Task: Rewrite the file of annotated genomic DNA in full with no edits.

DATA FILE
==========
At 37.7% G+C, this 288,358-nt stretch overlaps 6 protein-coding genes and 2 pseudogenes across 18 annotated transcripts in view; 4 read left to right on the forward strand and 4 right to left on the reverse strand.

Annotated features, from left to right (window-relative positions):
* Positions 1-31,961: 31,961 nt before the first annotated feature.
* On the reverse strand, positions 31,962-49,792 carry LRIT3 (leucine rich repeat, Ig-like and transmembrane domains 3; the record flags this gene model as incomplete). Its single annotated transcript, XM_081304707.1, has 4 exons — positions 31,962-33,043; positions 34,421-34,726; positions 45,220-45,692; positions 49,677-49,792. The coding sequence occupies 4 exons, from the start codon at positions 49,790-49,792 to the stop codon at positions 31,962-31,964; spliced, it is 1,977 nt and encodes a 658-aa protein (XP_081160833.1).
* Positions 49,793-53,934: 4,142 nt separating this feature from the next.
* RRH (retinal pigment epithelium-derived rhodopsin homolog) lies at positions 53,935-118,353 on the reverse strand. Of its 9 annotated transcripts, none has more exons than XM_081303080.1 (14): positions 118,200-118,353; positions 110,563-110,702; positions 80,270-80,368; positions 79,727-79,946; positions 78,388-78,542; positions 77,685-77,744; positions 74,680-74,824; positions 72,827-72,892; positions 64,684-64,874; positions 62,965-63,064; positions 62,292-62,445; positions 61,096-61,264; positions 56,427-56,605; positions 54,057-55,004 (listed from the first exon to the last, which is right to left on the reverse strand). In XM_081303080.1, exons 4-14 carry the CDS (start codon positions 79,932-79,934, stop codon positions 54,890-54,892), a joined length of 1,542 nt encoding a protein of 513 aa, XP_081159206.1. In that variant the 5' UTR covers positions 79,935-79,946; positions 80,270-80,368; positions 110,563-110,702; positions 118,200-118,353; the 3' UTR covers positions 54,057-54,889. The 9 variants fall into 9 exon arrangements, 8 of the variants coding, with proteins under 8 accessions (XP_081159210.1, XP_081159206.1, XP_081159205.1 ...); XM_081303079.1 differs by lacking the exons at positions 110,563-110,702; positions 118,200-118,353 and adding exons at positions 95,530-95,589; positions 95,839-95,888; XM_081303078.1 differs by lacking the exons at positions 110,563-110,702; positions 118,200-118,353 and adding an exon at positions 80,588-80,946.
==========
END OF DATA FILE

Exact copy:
At 37.7% G+C, this 288,358-nt stretch overlaps 6 protein-coding genes and 2 pseudogenes across 18 annotated transcripts in view; 4 read left to right on the forward strand and 4 right to left on the reverse strand.

Annotated features, from left to right (window-relative positions):
* Positions 1-31,961: 31,961 nt before the first annotated feature.
* On the reverse strand, positions 31,962-49,792 carry LRIT3 (leucine rich repeat, Ig-like and transmembrane domains 3; the record flags this gene model as incomplete). Its single annotated transcript, XM_081304707.1, has 4 exons — positions 31,962-33,043; positions 34,421-34,726; positions 45,220-45,692; positions 49,677-49,792. The coding sequence occupies 4 exons, from the start codon at positions 49,790-49,792 to the stop codon at positions 31,962-31,964; spliced, it is 1,977 nt and encodes a 658-aa protein (XP_081160833.1).
* Positions 49,793-53,934: 4,142 nt separating this feature from the next.
* RRH (retinal pigment epithelium-derived rhodopsin homolog) lies at positions 53,935-118,353 on the reverse strand. Of its 9 annotated transcripts, none has more exons than XM_081303080.1 (14): positions 118,200-118,353; positions 110,563-110,702; positions 80,270-80,368; positions 79,727-79,946; positions 78,388-78,542; positions 77,685-77,744; positions 74,680-74,824; positions 72,827-72,892; positions 64,684-64,874; positions 62,965-63,064; positions 62,292-62,445; positions 61,096-61,264; positions 56,427-56,605; positions 54,057-55,004 (listed from the first exon to the last, which is right to left on the reverse strand). In XM_081303080.1, exons 4-14 carry the CDS (start codon positions 79,932-79,934, stop codon positions 54,890-54,892), a joined length of 1,542 nt encoding a protein of 513 aa, XP_081159206.1. In that variant the 5' UTR covers positions 79,935-79,946; positions 80,270-80,368; positions 110,563-110,702; positions 118,200-118,353; the 3' UTR covers positions 54,057-54,889. The 9 variants fall into 9 exon arrangements, 8 of the variants coding, with proteins under 8 accessions (XP_081159210.1, XP_081159206.1, XP_081159205.1 ...); XM_081303079.1 differs by lacking the exons at positions 110,563-110,702; positions 118,200-118,353 and adding exons at positions 95,530-95,589; positions 95,839-95,888; XM_081303078.1 differs by lacking the exons at positions 110,563-110,702; positions 118,200-118,353 and adding an exon at positions 80,588-80,946.